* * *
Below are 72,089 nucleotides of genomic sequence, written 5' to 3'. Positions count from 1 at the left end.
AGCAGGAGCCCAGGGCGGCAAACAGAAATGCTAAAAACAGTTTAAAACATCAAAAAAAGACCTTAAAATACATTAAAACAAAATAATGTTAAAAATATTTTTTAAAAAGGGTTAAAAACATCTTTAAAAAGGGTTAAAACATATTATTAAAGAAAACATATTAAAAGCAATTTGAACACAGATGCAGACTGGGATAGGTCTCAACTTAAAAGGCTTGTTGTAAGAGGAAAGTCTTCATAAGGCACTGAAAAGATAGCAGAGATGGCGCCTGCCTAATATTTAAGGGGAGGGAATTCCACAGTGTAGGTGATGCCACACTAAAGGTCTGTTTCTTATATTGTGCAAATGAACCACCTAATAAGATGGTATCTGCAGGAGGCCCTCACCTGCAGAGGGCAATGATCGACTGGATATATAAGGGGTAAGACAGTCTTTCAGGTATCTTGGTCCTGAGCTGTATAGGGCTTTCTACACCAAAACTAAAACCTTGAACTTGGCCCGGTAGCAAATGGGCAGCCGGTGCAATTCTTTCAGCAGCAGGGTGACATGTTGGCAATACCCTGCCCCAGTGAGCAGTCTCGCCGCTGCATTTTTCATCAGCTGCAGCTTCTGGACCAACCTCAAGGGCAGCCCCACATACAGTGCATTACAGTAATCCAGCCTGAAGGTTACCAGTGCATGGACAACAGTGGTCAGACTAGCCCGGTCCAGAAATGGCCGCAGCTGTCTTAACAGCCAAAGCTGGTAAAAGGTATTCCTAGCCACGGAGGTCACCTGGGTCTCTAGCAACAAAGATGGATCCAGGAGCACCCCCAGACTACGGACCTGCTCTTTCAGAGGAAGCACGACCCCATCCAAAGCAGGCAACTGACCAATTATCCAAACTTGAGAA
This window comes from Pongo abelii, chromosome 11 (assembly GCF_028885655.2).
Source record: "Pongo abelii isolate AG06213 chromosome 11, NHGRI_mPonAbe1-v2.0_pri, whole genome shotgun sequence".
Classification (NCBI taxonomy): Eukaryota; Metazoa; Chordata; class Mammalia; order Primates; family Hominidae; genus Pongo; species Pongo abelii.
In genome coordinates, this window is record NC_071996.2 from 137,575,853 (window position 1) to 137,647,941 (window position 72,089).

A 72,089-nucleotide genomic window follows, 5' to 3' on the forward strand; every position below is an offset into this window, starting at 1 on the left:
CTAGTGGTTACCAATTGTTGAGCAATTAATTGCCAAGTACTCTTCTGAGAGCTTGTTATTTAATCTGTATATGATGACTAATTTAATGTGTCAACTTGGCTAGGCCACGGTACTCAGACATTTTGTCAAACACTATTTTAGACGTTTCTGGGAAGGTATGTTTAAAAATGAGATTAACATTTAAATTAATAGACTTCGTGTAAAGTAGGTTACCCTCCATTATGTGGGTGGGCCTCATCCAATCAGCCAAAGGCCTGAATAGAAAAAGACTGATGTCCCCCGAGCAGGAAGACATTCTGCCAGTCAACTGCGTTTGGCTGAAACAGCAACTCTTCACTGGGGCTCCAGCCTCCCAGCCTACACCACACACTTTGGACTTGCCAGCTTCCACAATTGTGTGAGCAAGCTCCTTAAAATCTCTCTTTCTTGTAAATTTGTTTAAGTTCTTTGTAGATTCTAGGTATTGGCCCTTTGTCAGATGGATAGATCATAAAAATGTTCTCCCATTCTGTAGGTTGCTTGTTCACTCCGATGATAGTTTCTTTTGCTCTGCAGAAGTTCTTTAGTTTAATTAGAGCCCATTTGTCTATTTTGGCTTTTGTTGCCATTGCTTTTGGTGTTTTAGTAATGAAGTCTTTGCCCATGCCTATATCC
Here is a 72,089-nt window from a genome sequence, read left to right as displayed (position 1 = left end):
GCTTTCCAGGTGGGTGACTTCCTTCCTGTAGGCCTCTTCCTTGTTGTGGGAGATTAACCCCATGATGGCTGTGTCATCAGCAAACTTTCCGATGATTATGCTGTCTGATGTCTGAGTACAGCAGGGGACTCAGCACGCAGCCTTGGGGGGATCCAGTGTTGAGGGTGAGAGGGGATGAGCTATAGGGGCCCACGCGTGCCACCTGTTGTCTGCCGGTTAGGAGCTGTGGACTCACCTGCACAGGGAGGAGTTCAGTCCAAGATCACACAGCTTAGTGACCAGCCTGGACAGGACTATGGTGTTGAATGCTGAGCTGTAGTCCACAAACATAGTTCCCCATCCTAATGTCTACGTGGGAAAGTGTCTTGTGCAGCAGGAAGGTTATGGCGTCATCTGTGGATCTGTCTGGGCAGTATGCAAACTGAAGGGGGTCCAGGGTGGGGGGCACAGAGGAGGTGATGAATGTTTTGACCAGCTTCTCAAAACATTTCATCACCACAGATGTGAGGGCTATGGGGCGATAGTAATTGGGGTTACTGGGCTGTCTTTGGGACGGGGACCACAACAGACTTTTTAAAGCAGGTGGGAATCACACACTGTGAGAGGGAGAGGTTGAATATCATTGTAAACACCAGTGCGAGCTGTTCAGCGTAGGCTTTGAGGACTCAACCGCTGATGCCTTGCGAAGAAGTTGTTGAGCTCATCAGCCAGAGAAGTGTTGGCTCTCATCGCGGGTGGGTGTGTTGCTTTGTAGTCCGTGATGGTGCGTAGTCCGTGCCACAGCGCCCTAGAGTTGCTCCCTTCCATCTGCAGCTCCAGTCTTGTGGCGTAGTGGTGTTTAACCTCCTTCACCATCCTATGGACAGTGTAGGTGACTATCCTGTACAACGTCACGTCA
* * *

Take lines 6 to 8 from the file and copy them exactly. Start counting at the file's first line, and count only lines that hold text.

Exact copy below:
In genome coordinates, this window is record NC_071996.2 from 137,575,853 (window position 1) to 137,647,941 (window position 72,089).

A 72,089-nucleotide genomic window follows, 5' to 3' on the forward strand; every position below is an offset into this window, starting at 1 on the left:
CTAGTGGTTACCAATTGTTGAGCAATTAATTGCCAAGTACTCTTCTGAGAGCTTGTTATTTAATCTGTATATGATGACTAATTTAATGTGTCAACTTGGCTAGGCCACGGTACTCAGACATTTTGTCAAACACTATTTTAGACGTTTCTGGGAAGGTATGTTTAAAAATGAGATTAACATTTAAATTAATAGACTTCGTGTAAAGTAGGTTACCCTCCATTATGTGGGTGGGCCTCATCCAATCAGCCAAAGGCCTGAATAGAAAAAGACTGATGTCCCCCGAGCAGGAAGACATTCTGCCAGTCAACTGCGTTTGGCTGAAACAGCAACTCTTCACTGGGGCTCCAGCCTCCCAGCCTACACCACACACTTTGGACTTGCCAGCTTCCACAATTGTGTGAGCAAGCTCCTTAAAATCTCTCTTTCTTGTAAATTTGTTTAAGTTCTTTGTAGATTCTAGGTATTGGCCCTTTGTCAGATGGATAGATCATAAAAATGTTCTCCCATTCTGTAGGTTGCTTGTTCACTCCGATGATAGTTTCTTTTGCTCTGCAGAAGTTCTTTAGTTTAATTAGAGCCCATTTGTCTATTTTGGCTTTTGTTGCCATTGCTTTTGGTGTTTTAGTAATGAAGTCTTTGCCCATGCCTATATCC